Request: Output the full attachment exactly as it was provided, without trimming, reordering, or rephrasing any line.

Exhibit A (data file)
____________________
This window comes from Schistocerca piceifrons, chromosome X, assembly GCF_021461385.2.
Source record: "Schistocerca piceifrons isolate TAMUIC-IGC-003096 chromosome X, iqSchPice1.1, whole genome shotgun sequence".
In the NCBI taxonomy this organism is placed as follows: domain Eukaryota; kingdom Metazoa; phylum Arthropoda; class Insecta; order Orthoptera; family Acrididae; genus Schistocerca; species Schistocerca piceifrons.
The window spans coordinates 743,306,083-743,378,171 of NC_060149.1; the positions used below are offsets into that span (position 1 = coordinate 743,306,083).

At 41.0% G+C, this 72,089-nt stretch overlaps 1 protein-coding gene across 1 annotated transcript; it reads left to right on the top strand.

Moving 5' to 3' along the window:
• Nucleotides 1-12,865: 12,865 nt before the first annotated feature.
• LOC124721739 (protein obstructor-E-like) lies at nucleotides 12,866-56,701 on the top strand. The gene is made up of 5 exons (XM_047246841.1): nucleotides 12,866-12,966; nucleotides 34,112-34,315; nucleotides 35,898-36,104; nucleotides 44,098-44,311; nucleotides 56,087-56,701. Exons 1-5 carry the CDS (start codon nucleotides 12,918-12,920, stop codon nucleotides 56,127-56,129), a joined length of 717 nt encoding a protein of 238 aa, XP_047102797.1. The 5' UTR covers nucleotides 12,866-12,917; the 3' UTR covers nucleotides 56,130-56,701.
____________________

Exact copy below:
This window comes from Schistocerca piceifrons, chromosome X, assembly GCF_021461385.2.
Source record: "Schistocerca piceifrons isolate TAMUIC-IGC-003096 chromosome X, iqSchPice1.1, whole genome shotgun sequence".
In the NCBI taxonomy this organism is placed as follows: domain Eukaryota; kingdom Metazoa; phylum Arthropoda; class Insecta; order Orthoptera; family Acrididae; genus Schistocerca; species Schistocerca piceifrons.
The window spans coordinates 743,306,083-743,378,171 of NC_060149.1; the positions used below are offsets into that span (position 1 = coordinate 743,306,083).

At 41.0% G+C, this 72,089-nt stretch overlaps 1 protein-coding gene across 1 annotated transcript; it reads left to right on the top strand.

Moving 5' to 3' along the window:
• Nucleotides 1-12,865: 12,865 nt before the first annotated feature.
• LOC124721739 (protein obstructor-E-like) lies at nucleotides 12,866-56,701 on the top strand. The gene is made up of 5 exons (XM_047246841.1): nucleotides 12,866-12,966; nucleotides 34,112-34,315; nucleotides 35,898-36,104; nucleotides 44,098-44,311; nucleotides 56,087-56,701. Exons 1-5 carry the CDS (start codon nucleotides 12,918-12,920, stop codon nucleotides 56,127-56,129), a joined length of 717 nt encoding a protein of 238 aa, XP_047102797.1. The 5' UTR covers nucleotides 12,866-12,917; the 3' UTR covers nucleotides 56,130-56,701.